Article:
The point of this post is to estimate what fraction of the Fairfax County adult population is likely to be walking around in an infectious state. That is, for every 100 adults you encounter outside the home, what is the likelihood that you encounter at least one person who is capable of infecting you with COVID-19.
The upshot is that, for Fairfax County, we are approaching the point where 1% of the adult population, at any one time, is walking around in an infectious state. Right now, my best estimate is 0.8%, but give it another week or two, and at the current rate of growth, that will be 1%.
This is a pretty strong argument for continuing the ban on large public gatherings, particularly church services where singing will occur. Singing generates as much aerosol as coughing, and all it will take is one infected person who is a “superemitter” to generate a significant cluster of new cases. See Post #679 for a summary of this issue.
This is an update to Post #624. And when I compare the current and prior estimates, in the roughly four weeks since I did that, the number of disease carriers circulating in the population has doubled.
The methods are laid out in Post #624. Take the count of newly discovered cases for the past four days, inflate that to account for case growth over time, and add in a factor for likely cases that will never have an official diagnosis of COVID-19. And that should give you a reasonable guess for the fraction of the adult population that is current capable of spreading the disease, but doesn’t yet know it.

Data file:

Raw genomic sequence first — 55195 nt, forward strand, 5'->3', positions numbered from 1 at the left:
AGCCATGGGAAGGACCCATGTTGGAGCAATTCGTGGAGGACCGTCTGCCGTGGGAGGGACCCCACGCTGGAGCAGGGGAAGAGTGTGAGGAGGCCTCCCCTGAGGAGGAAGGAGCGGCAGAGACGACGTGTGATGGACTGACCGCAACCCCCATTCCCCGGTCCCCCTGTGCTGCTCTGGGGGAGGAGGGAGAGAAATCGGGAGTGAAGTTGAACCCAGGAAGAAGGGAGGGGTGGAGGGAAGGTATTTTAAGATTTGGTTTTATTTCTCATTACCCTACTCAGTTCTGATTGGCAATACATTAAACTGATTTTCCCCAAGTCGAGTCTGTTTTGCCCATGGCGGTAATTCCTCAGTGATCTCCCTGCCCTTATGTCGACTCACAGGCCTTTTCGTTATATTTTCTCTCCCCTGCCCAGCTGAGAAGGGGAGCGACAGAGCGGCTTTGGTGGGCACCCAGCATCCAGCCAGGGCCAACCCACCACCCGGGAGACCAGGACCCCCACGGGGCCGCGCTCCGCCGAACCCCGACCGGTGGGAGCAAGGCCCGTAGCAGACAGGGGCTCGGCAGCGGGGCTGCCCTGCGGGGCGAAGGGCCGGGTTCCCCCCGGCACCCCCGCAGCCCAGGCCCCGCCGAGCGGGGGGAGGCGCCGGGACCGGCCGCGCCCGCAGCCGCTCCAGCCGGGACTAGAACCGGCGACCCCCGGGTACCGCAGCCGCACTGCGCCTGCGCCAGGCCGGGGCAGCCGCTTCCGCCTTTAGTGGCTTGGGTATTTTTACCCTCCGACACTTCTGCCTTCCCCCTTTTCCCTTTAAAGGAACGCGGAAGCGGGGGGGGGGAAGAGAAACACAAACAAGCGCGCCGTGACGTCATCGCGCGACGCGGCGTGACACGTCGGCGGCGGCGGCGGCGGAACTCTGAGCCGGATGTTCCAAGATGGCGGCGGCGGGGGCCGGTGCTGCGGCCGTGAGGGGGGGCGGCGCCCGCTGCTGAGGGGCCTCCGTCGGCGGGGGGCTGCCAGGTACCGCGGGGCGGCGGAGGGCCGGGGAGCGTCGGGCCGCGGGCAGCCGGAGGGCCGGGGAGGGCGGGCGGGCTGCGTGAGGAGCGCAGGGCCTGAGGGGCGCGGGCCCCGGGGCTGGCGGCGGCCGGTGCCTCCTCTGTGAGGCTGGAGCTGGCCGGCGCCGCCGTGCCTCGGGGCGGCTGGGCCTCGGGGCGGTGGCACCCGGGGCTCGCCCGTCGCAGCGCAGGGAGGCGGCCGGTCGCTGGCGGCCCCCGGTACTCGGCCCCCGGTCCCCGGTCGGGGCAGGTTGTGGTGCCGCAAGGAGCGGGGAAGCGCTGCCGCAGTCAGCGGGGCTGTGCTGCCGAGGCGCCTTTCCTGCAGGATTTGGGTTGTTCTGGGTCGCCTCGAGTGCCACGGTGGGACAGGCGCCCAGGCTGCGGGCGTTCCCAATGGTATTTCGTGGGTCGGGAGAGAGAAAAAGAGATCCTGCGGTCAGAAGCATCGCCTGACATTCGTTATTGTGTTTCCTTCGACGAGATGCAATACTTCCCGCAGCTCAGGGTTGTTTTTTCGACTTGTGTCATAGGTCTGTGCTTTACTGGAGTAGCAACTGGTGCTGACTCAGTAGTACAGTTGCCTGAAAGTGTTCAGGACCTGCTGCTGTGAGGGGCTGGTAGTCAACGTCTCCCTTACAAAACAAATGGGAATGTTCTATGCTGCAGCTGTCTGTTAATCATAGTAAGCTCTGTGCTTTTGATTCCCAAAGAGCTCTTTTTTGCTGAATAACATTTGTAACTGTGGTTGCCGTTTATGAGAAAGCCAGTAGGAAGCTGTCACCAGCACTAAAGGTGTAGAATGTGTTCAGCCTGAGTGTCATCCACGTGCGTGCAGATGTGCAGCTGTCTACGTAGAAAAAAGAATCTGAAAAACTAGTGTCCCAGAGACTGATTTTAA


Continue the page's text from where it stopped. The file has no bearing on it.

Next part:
This does not account for individuals who never have symptoms, and yet may spread the disease for some extended period of time. I think the jury’s still out on that one. The pre-symptomatic population very definitely sheds virus and spreads infection. It’s not clear that the people who never have any symptoms do the same.
There are only two things I would change, from my prior analysis. Those are the labeling of my “best case” and “worst case” scenarios. These were estimates of the number of persons who had COVID-19 but were never counted as officially diagnosed with it.
In the month since I did that least estimate, there have been several studies of the fraction of various populations with antibodies to COVID-19. Based on those, it’s pretty clear that in the typical case, the cumulative number of person who have had COVID-19 is, in fact, several times larger than the cumulative number of persons who were formally diagnosed with it. My “best case” scenario now appears to be far too optimistic, and I’d say that my “worst case” scenario is about the middle of the pack, in terms of the results of these studies. I have remove and relabeled the estimates accordingly.